Self vs. Family
Family can be the most frustratingly essential joy known to man.
I meet with a friend almost every Friday at 7am for breakfast and I am always blessed by our conversations. Today’s conversation centered largely on our generational differences. He is 50. I am 34. We often see the world and it’s inhabitants through different lenses but we are both desiring to see things through God’s eyes (as intimidating and overwhelming as that could be).
This morning we spoke about how Millenials (my generational group) and the boomers (his generational group) view family. For many Millenials, family extends beyond blood and birth. Millenials such as myself also view close friends as family. I have one birth brother and I have at least 5 young men who I also introduce to others as, “my brother”.
While there is certainly no comparison to actually having a flesh and blood family, with separation and distance comes the desire for intimacy. Millenials seek to create (if they have not experienced a cohesive family) familial situations through their friendships. And in situations where distance prevails (as in my case) my friends become my family.
All to often we find acceptable the act of turning our backs on our family. We spend all of our emotional energy in finding and cultivating a family environment only to walk way (far too easily I might add) from those very people who love us and have poured their lives into us.
Proverbs 24:10 states, “If you falter in times of trouble, how small is your strength!” This wasn’t a question but an exclamation. A fact. Observational truth that revealed the correlation between the size of the fight in the dog vs. the size of the dog in the fight. It’s David vs. Goliath. It’s the hunter vs. the hunted. It’s left Twix vs. right Twix.
It’s self vs. family.
Let’s leave the exceptions to the rule out of this conversation as I know there are some who will immediately jump to dysfunctional situations and ask whether I am condoning the dysfunction. You’re missing the point. So to ease your troubled mind I’ll say it this way. In a healthy and functional environment full of love and acceptance, to turn your back on family is spiritually and emotionally dysfunctional. It rejects the very intimacy Christ established through fathers and sons and mothers and daughters. At the same time it celebrates division and isolation for the glory of self prescribed remedies that are masked in the false identity of God’s plan. Any plan that celebrates division is not of God. Titus 3:10-11 says,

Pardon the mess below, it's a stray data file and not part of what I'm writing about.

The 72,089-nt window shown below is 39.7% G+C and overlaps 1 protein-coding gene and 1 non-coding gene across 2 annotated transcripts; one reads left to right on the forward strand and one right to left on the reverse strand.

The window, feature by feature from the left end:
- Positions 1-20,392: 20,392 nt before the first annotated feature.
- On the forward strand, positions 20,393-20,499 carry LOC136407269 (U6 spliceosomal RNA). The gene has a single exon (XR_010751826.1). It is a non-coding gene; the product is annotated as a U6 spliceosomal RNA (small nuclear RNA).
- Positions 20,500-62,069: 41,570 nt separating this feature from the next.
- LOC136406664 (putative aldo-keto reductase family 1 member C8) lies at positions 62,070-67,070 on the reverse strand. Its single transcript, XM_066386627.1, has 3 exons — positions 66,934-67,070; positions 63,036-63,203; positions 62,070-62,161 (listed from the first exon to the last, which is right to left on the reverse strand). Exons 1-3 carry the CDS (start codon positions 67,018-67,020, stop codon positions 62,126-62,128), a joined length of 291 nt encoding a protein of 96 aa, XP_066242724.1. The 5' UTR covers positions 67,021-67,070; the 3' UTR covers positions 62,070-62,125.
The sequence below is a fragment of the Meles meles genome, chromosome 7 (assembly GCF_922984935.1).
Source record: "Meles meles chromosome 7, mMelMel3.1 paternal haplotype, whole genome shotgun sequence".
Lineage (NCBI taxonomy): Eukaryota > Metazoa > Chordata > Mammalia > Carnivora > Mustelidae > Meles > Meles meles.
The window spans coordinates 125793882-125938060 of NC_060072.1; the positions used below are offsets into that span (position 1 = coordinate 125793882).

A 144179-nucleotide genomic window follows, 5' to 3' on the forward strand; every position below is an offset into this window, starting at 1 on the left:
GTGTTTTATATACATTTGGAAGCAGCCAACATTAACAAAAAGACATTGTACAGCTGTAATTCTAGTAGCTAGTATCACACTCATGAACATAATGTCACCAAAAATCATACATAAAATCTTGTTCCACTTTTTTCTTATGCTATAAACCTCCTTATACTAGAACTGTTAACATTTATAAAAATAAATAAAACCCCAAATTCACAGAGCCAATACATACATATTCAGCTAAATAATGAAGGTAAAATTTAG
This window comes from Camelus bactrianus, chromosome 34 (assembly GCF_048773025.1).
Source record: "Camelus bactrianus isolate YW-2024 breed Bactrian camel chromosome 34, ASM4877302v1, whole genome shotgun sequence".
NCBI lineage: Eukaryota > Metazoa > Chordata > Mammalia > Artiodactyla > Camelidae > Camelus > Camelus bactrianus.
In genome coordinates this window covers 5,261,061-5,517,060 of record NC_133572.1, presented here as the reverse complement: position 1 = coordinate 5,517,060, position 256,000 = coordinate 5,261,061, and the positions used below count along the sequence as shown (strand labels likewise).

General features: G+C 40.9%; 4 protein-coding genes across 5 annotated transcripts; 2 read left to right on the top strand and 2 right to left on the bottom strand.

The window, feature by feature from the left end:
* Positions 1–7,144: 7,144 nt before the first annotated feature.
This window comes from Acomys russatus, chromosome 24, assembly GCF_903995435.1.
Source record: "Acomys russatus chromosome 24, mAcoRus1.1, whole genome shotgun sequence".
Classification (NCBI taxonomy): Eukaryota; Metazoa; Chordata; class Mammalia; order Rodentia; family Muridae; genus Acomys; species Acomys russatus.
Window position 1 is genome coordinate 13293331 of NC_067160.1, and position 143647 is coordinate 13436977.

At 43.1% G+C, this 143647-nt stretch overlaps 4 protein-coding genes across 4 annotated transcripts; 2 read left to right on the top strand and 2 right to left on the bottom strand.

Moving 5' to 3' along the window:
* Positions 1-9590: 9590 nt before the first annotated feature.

Warn a divisive person once, and then warn them a second time. After that, have nothing to do with them. You may be sure that such people are warped and sinful; they are self-condemned.
It hurts when someone you love and consider family walks away from relationship, friendship, and/or the Lord. Very few things weigh so heavily on ones heart. This is why we do everything within our power to foster a sense of unity even in the midst of turmoil or conflict. Ephesians 4:1-6 encourages,
As a prisoner for the Lord, then, I urge you to live a life worthy of the calling you have received. 2 Be completely humble and gentle; be patient, bearing with one another in love. 3 Make every effort to keep the unity of the Spirit through the bond of peace. 4 There is one body and one Spirit, just as you were called to one hope when you were called; 5 one Lord, one faith, one baptism; 6 one God and Father of all, who is over all and through all and in all.
Sometimes we get tired and frustrated with family and the frustration or fatigue fosters an us vs. them mentality. It’s not us vs. them. It’s simply us. We are all we have. Together. The Kingdom of God is the Kingdom of Together. It doesn’t mean it will always be easy, but it will always be worth it.